June 28, 1998
June 28, 1998
July 1, 1998
3.343.1 - 3.343.14
Innovative Teaching Methods in the Civil Engineering Curriculum at The Pennsylvania State University
Douglas G. Schmucker The Pennsylvania State University
This paper describes several innovative teaching methods that the author has implemented in four courses in order to increase student involvement in the lessons. These methods include questioning techniques, physical demonstrations, team-oriented in-class exercises using toolkits developed by the author, and lesson presentation techniques. The methods have been significantly inspired by the T4E teaching model, which was developed at the USMA and at whose NSF-sponsored short course the author attended.
Student data both before and after the implementation are included along with faculty assessments. Comments from other assistant professors who have implemented various aspects of the model are also included as are the author's anecdotes. In the three semesters of implementation, the author has observed improved student performance as measured by written exams in addition to positive student and peer evaluations.
One challenge faced by the author since entering the engineering education profession has been learning how to use the lesson time as a catalyst for student learning rather than simply a time of transmitting information. To help address this challenge, the author attended the one-week NSF- sponsored short course Teaching Teachers to Teach Engineering (T4E) held at the United States Military Academy1,2. The first year (Summer, 1996), the author was a participant; the second year (Summer, 1997), he was a consultant.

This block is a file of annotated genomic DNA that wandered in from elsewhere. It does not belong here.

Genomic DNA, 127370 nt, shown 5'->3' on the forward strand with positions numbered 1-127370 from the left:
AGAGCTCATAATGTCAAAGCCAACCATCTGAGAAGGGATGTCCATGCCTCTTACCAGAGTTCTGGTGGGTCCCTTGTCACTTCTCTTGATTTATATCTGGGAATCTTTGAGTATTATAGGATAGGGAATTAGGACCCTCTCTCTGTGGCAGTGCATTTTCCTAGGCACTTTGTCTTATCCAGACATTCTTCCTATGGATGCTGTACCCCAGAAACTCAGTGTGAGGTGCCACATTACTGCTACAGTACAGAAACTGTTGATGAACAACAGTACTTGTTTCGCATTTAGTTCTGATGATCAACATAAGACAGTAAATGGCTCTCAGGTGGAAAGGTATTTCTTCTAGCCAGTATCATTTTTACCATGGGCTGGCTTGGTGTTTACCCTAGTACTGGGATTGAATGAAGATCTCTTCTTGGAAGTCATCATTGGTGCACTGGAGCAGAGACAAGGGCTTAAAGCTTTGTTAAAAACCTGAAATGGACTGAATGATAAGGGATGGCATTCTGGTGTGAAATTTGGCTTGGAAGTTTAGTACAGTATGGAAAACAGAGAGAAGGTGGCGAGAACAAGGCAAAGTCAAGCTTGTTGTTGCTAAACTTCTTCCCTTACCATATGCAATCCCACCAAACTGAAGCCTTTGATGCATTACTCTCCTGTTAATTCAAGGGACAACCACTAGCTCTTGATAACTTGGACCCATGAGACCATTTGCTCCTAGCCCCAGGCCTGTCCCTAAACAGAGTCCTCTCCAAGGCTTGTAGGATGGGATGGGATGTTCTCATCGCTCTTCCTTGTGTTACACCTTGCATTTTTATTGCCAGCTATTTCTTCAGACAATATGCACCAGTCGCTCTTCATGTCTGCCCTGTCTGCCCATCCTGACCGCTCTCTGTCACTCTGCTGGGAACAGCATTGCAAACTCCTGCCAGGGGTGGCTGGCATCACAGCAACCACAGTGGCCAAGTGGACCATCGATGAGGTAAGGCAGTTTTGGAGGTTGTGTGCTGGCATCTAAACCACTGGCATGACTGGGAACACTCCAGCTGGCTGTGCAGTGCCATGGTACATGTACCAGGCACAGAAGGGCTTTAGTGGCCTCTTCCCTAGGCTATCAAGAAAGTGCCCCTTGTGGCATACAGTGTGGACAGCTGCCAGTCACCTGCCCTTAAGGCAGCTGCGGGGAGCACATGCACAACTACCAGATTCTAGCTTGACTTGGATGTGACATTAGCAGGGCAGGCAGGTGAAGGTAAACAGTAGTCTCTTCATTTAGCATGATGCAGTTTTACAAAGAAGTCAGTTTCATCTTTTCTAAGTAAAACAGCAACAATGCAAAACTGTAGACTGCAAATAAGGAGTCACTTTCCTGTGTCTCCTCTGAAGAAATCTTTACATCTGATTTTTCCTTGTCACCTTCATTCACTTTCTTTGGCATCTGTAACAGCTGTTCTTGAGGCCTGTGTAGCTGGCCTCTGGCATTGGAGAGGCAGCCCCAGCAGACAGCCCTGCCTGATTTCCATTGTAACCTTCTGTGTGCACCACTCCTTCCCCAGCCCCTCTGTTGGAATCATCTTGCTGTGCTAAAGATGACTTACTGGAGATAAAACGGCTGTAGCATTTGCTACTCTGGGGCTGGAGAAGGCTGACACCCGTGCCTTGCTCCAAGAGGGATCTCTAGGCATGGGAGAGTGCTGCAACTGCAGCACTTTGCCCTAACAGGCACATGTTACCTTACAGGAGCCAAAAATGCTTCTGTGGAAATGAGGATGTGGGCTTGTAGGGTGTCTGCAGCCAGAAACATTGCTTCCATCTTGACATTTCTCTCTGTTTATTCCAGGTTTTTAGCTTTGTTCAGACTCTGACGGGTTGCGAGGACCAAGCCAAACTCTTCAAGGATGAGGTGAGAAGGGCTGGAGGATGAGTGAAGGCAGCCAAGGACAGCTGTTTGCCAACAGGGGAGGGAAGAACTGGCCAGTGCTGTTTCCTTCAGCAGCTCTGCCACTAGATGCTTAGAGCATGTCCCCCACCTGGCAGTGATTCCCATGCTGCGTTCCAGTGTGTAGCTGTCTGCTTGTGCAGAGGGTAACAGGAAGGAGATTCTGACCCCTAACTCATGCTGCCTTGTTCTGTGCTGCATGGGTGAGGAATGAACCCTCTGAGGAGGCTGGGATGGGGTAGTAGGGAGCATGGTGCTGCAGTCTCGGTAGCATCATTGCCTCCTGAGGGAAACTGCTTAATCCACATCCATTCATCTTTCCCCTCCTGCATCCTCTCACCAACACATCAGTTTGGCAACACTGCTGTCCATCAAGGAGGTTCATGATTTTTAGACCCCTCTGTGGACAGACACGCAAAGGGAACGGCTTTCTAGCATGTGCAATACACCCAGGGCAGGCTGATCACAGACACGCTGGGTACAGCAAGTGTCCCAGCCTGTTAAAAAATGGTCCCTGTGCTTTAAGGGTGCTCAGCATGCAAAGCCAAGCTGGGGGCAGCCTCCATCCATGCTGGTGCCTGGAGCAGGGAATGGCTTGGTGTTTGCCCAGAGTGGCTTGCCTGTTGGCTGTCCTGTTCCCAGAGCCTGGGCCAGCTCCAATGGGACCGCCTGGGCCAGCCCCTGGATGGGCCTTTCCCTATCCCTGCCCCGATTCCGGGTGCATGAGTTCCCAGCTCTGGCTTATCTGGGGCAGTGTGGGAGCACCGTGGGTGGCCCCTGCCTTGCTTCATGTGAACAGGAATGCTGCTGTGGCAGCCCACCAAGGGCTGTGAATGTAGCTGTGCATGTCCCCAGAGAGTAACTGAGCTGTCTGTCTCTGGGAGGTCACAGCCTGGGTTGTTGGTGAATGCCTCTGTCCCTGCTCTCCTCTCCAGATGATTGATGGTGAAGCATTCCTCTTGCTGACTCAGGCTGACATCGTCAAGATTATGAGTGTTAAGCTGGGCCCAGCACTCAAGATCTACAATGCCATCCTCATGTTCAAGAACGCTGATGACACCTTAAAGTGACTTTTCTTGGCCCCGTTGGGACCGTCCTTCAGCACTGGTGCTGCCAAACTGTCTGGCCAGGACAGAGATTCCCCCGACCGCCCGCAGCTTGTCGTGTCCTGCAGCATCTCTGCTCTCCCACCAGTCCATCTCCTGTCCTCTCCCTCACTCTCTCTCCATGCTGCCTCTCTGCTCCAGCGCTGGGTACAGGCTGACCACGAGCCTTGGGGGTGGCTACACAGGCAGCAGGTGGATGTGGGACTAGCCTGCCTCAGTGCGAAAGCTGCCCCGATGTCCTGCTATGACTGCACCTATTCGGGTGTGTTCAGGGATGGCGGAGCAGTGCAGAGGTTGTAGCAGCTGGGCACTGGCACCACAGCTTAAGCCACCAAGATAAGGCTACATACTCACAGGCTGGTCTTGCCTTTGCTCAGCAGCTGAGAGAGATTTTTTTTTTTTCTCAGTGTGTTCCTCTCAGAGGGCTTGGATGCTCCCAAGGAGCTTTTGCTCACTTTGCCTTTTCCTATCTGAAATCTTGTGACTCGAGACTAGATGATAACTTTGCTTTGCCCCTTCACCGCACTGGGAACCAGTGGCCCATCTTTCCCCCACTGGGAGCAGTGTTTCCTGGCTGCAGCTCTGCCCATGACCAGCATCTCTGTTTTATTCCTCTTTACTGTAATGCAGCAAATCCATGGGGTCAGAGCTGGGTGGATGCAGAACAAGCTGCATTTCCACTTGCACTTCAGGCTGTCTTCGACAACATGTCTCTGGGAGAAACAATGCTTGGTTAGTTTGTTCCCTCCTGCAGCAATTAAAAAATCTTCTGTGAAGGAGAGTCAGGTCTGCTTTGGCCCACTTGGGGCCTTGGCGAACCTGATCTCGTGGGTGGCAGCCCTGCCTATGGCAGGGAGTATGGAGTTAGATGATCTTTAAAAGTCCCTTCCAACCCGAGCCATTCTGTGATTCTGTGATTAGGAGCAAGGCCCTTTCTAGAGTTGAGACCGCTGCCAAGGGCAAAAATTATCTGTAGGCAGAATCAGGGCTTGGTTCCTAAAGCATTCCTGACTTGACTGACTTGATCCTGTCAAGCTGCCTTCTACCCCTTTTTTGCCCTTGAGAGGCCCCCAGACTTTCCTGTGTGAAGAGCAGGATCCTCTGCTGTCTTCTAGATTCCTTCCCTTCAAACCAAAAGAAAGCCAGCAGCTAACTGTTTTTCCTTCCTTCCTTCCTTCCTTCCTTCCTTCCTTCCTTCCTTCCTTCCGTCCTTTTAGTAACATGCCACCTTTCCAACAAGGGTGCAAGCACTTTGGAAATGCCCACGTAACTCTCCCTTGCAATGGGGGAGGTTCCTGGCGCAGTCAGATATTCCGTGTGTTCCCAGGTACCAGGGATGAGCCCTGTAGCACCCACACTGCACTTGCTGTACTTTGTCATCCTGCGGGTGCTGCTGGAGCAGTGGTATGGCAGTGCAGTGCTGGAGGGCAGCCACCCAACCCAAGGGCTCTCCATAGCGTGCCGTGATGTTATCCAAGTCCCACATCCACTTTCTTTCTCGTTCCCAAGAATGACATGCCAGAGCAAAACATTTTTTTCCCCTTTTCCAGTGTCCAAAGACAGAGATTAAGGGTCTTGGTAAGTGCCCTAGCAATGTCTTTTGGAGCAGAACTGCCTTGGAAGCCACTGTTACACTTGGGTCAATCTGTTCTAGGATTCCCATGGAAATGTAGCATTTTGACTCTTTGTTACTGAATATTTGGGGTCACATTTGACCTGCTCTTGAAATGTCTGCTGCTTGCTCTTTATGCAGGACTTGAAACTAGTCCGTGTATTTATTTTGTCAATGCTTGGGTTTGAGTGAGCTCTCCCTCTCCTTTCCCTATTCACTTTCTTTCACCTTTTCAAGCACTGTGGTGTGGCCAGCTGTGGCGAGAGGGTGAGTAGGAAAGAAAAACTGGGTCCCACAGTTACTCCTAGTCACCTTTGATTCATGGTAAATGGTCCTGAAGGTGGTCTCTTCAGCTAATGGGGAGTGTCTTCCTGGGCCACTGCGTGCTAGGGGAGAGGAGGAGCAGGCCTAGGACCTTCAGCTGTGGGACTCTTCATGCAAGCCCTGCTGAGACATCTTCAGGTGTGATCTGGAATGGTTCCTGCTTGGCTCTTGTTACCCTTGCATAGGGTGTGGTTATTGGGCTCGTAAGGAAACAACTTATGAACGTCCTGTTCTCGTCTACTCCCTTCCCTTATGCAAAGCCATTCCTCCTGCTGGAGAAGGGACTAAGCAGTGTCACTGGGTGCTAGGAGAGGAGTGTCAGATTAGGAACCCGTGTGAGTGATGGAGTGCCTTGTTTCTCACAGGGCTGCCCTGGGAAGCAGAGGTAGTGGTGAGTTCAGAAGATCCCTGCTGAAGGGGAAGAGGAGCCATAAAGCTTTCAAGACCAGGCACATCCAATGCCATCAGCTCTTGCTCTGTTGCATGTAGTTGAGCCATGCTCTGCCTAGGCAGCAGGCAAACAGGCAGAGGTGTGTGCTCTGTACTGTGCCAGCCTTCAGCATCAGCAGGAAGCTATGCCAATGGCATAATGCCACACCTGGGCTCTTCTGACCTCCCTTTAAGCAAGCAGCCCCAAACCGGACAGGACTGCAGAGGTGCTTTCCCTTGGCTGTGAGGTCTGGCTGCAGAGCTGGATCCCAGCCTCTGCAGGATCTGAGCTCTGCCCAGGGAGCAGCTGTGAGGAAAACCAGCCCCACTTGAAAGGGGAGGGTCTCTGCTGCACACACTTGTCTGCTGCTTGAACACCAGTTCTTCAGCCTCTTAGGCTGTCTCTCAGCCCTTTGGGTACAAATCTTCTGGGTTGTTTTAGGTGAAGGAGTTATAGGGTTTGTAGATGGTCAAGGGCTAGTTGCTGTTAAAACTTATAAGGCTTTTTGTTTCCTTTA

This paper describes several innovative teaching methods that include the T4E methods and those inspired by T4E. The general goal was to increase student involvement in the lesson with the underlying premise that along with increased involvement comes increased student learning. The specific objectives of the methods were to:
a) enhance understanding and comprehension, b) appeal to different learning styles, and c) create an engaging classroom environment.
The implementation of these methods at Penn State required the development of an extensive number of training aids, re-organization of course material, and extensive lesson preparation. Basic descriptions of the methods and training aids are provided here along with references for more details. Student response to the author's instructional approach is provided both before and after the implementation. The available data includes both university and instructor administered evaluation surveys. Comments from peer reviews are included in addition to those from other
Schmucker, D. G. (1998, June), Innovative Teaching Methods In The Civil Engineering Curriculum At The Pennsylvania State University Paper presented at 1998 Annual Conference, Seattle, Washington. 10.18260/1-2--7197
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